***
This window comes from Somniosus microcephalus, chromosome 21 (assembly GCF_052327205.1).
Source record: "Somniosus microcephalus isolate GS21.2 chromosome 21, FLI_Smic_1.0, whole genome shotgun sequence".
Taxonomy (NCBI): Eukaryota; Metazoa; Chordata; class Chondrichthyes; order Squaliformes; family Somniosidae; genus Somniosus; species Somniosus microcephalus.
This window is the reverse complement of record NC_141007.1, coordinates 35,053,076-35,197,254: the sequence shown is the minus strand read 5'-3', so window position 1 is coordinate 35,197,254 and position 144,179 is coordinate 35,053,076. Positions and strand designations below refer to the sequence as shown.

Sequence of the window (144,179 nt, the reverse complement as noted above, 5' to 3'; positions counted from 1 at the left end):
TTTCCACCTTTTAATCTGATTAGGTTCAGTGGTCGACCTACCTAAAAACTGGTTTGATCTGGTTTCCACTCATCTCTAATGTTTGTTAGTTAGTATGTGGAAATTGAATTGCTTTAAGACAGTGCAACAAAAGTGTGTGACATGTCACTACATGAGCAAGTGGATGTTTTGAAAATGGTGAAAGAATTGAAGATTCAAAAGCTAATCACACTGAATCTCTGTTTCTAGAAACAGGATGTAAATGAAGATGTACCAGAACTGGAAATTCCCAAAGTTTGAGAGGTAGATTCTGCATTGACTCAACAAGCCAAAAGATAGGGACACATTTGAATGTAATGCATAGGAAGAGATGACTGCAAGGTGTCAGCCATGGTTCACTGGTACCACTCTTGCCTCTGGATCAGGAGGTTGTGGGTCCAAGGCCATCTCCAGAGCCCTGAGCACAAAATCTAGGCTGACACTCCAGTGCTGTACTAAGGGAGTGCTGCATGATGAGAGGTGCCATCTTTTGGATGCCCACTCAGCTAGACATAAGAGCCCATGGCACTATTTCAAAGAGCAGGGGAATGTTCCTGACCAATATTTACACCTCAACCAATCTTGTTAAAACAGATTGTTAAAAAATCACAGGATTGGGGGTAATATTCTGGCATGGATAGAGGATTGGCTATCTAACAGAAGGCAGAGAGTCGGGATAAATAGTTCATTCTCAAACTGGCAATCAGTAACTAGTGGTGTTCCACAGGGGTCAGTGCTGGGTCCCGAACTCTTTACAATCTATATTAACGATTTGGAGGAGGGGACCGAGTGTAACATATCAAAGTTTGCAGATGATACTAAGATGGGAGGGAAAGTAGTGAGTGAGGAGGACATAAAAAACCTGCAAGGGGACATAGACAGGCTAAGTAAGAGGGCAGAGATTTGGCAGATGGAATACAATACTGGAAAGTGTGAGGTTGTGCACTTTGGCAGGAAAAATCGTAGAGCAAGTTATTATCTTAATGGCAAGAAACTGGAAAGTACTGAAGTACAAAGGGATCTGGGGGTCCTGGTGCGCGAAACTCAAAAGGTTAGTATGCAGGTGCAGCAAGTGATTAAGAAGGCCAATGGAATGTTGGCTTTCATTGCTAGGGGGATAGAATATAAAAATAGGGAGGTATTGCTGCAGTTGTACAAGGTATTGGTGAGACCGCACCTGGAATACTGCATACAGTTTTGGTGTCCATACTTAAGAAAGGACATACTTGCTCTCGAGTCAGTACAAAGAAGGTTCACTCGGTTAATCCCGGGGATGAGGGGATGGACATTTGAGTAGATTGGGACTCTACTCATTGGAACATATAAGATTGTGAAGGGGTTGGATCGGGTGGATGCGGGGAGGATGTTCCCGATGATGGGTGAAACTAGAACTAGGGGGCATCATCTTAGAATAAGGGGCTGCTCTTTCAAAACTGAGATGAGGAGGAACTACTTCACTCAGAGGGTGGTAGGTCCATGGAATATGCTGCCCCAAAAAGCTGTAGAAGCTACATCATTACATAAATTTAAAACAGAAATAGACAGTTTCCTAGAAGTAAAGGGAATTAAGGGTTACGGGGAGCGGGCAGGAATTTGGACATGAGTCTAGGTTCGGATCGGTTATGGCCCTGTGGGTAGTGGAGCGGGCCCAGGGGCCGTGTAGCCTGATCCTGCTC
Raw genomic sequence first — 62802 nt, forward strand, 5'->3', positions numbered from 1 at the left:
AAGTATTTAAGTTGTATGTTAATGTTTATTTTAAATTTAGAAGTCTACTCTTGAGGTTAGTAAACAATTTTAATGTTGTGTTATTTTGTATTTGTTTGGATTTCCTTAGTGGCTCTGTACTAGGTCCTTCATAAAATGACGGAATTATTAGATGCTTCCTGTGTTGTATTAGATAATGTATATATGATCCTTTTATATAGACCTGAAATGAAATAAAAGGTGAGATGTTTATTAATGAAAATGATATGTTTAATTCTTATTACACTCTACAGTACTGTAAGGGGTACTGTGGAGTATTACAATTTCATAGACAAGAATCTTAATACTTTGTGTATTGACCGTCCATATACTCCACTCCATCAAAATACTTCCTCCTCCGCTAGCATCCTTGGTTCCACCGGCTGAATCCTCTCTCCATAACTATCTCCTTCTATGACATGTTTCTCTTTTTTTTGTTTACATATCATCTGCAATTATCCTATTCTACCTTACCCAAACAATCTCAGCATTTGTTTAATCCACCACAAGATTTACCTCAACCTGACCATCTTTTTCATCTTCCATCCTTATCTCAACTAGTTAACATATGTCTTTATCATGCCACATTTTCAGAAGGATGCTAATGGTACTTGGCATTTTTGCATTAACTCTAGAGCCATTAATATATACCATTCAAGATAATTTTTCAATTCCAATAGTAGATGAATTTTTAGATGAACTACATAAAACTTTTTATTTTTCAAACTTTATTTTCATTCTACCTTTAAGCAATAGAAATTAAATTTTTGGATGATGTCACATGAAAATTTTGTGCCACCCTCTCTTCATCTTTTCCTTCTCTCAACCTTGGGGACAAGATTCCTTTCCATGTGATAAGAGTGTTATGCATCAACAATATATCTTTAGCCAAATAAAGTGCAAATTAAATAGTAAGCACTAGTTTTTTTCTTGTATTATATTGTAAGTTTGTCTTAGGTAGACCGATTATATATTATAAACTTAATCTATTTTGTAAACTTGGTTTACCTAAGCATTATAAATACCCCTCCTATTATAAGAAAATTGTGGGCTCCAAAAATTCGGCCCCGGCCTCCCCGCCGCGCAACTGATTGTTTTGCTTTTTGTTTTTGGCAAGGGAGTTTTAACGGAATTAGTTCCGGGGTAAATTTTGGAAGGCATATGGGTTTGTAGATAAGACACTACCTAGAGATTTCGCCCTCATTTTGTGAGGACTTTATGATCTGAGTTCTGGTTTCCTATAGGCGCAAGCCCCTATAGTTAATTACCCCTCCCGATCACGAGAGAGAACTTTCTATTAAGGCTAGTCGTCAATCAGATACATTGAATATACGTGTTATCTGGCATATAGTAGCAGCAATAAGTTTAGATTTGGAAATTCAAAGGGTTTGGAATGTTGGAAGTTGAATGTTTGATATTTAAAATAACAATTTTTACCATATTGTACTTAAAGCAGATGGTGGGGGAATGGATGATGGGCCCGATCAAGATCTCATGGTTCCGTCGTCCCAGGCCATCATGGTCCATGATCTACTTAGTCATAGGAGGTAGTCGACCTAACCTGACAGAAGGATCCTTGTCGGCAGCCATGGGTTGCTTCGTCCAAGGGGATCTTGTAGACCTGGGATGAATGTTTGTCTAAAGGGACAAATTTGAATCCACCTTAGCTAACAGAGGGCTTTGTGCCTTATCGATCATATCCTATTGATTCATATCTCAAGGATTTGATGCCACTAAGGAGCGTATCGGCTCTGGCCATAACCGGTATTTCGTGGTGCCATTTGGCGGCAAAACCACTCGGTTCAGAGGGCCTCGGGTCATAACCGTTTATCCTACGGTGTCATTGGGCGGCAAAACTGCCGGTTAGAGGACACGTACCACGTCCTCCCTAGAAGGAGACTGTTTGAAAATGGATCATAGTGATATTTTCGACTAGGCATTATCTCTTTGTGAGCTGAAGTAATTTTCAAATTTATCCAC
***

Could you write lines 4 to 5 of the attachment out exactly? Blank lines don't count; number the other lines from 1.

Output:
This window is the reverse complement of record NC_141007.1, coordinates 35,053,076-35,197,254: the sequence shown is the minus strand read 5'-3', so window position 1 is coordinate 35,197,254 and position 144,179 is coordinate 35,053,076. Positions and strand designations below refer to the sequence as shown.

Sequence of the window (144,179 nt, the reverse complement as noted above, 5' to 3'; positions counted from 1 at the left end):